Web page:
Go to any internet forum about cars and you will see the discussions: STI vs. Evo / 911 vs. Corvette / Mustang vs. Camaro / Turbocharged 4-cyl vs. big V8 / Import vs. domestic / Fast and Furious vs. Laws of Physics.

Most of the discussions involved poring over every spec and using it to gloat superiority over the other. None of this is new.

Why do we do this? Because we are all idiots.

Does any of this really matter, in the big scheme of things? Of course not. Are our lives more fulfilling if the Ferrari 458 out accelerates the Lamborghini Huracán by 0.1 seconds to 60 mph? No. Will we become better looking or richer if the VW Golf GTI Clubsport S laps the Nürburgring faster than the Honda Civic Type R? Because if that were true, I would be cheering for whichever car that is. And it better make me thinner, too.

Sure, one car may have an advantage over another that you really care about. Then you know what? Pick that car for yourself. Someone else may not care as much, and so what?

I’m not saying we shouldn’t be having these discussions, or that competition is bad. Competition is great for enthusiasts. That’s what keeps the manufacturers building better cars for us. “The Mustang has 650 hp? Let’s see what engine we can fit under the hood of a Camaro.” This is good stuff.

I’m saying we need to put it into perspective. Arguing about transmission gears, cubic inches, or display control panel size has its merits. But this is obviously not in the same level as someone standing for peace, equality, and the American way vs. another arguing for the oppression of various groups of people.

History has given us important issues to debate. How about free speech vs. suppression of the press? Human equality vs. apartheid? Democracy vs. reality show? These are ideals worth fighting about. Let’s re-read Thomas Jefferson, Henry David Thoreau, or Dr. Martin Luther King, Jr., and then come to the grown-up table with reason and an open mind to discuss these issues.1 These issues are as important today as they ever were.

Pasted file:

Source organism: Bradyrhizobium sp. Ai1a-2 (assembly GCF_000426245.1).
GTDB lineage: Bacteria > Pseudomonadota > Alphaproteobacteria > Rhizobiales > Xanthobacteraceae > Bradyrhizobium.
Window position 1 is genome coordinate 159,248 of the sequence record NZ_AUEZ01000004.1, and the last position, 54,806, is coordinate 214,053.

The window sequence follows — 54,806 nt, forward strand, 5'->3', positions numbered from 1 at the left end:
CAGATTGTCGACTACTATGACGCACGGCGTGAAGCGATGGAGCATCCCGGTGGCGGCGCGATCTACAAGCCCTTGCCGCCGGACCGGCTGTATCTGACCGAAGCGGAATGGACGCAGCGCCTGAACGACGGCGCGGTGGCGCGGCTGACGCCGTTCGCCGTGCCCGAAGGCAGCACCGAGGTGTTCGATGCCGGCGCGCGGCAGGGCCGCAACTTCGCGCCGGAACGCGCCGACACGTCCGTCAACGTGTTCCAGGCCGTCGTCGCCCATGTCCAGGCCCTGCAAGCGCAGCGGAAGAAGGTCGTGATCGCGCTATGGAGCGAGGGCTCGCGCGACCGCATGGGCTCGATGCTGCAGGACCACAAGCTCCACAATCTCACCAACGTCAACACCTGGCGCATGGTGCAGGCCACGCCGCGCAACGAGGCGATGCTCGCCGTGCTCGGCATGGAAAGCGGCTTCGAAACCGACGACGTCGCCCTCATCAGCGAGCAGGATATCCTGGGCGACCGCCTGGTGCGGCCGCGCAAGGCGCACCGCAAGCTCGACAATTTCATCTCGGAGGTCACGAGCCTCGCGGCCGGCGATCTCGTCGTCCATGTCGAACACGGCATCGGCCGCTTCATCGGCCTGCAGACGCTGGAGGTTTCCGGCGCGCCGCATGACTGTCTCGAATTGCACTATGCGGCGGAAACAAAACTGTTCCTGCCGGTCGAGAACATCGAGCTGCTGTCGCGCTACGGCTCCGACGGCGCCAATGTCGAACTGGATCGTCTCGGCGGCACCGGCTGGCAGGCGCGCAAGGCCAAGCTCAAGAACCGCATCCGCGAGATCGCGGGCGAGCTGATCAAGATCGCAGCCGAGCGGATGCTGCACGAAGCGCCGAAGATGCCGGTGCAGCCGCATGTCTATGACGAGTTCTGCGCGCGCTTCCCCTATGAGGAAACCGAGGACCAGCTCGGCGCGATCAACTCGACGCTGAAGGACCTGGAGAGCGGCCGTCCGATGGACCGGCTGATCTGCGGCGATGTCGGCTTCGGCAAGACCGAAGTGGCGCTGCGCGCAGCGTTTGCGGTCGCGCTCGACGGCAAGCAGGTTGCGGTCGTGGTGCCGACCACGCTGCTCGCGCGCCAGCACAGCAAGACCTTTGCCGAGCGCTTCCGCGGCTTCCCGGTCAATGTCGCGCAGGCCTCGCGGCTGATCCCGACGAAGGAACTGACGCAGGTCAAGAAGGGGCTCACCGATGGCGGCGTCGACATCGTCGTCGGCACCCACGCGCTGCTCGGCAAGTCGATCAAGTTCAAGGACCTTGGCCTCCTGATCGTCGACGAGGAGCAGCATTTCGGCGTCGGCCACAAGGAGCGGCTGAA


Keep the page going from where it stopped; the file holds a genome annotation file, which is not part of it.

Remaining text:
But arguing about the real world gas mileage between the Toyota Prius and the Chevrolet Volt? Sure it can be important in some context. Worth spilling oil over? I’m going to say, nah.

These types of arguments are so pervasive in our society, and not just over cars. We all have our favorites which we associate ourselves to, and to hell with those who don’t agree.

Coke vs. Pepsi / cats vs. dogs / Xbox vs. Playstation / Android vs. iOS / Mac vs PC / Apples vs. Oranges / Plants vs. Zombies / Colgate vs. Crest / XTC vs. Adam Ant / Canon vs. Nikon / Nokia vs. Motorola2 / Little Caesars vs. Dominos3.

If your eye started twitching as you read that list, then you know what I’m talking about. And this list goes on and on.

I mean, really? Pick what works for you and go on with your life. Half the time, the people arguing about these things don’t even have any experience or own the things they are arguing about.

Koenigsegg vs. Bugatti? Sit down, John.4

I understand we become emotionally invested into things. When our favorite sports team wins, “we” win, too. But when that happens, I don’t get a Super Bowl trophy for my mantel5. I don’t even get a gaudy ring—just a good feeling that lasts until their next horrible season and I’m calling for the head of the coach on a platter.

Families have split over college rivalries like University of Michigan vs. Michigan State / Tennessee vs. Georgia / USC vs. UCLA / Alabama vs. Auburn / Michigan vs. Ohio State.

Even the actual states themselves, such as Michigan and Ohio have fought in the past. The history books say Ohio won, but somehow they got stuck with Toledo anyways.

I know some people have their favorites and they are going to stick with them. A Ford truck person will never buy a Chevy truck, and vice versa. These people have made up their minds since before the dawn of time and they’re not going to change it, come hell or high water, or a factory recall. Or reason. Whatever. If you’re happy, fine. Like what you like. Let the other people like what they like.

Today is as good as any day to start being more inclusive in the automotive world. Buy a BMW to go with your Audi. Park your Aston Martin next to that Jaguar at your local Cars and Coffee. Alternate between buying a Hellcat and a Z06 (or for some of us, a Honda Civic and an Opel Astra). There are many good cars out there, and we should embrace them all.

It’s important to remember that the correct answer to the question, “blond or brunette?” should always be redhead “yes.”

Car guys shouldn’t be fighting over these things. Let’s pick our battles and focus our vitriol on the clueless, gold-wearing bad driver ahead of us ruining our great Sunday drive.

And Ohio, of course.

“The only true wisdom is in knowing you know nothing.”

“There is only one good, knowledge, and one evil, ignorance.”

“I cannot teach anybody anything. I can only make them think.”

The fear of the Lord is the beginning of knowledge; fools despise wisdom and instruction.
—Proverbs 1:7

“Really stupid people are too dumb to realize they’re ignorant.”

Crankiness Rating:

Can’t we all just get a long wheelbase Range Rover and a Jeep Grand Cherokee?